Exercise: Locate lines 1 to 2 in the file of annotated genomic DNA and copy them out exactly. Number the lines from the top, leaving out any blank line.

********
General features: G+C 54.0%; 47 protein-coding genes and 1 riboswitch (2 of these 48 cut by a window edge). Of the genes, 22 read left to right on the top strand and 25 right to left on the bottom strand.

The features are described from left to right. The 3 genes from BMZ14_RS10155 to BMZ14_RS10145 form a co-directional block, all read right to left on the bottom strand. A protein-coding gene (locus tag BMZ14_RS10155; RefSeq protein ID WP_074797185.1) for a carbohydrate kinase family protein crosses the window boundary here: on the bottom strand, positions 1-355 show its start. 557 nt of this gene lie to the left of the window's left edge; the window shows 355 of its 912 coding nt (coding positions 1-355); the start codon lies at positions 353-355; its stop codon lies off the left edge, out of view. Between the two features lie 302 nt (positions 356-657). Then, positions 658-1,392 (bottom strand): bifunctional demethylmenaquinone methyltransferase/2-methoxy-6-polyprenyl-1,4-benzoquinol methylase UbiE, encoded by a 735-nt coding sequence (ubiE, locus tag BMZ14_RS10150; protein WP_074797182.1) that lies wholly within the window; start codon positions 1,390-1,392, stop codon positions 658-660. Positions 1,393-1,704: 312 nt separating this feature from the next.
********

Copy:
General features: G+C 54.0%; 47 protein-coding genes and 1 riboswitch (2 of these 48 cut by a window edge). Of the genes, 22 read left to right on the top strand and 25 right to left on the bottom strand.

The features are described from left to right. The 3 genes from BMZ14_RS10155 to BMZ14_RS10145 form a co-directional block, all read right to left on the bottom strand. A protein-coding gene (locus tag BMZ14_RS10155; RefSeq protein ID WP_074797185.1) for a carbohydrate kinase family protein crosses the window boundary here: on the bottom strand, positions 1-355 show its start. 557 nt of this gene lie to the left of the window's left edge; the window shows 355 of its 912 coding nt (coding positions 1-355); the start codon lies at positions 353-355; its stop codon lies off the left edge, out of view. Between the two features lie 302 nt (positions 356-657). Then, positions 658-1,392 (bottom strand): bifunctional demethylmenaquinone methyltransferase/2-methoxy-6-polyprenyl-1,4-benzoquinol methylase UbiE, encoded by a 735-nt coding sequence (ubiE, locus tag BMZ14_RS10150; protein WP_074797182.1) that lies wholly within the window; start codon positions 1,390-1,392, stop codon positions 658-660. Positions 1,393-1,704: 312 nt separating this feature from the next.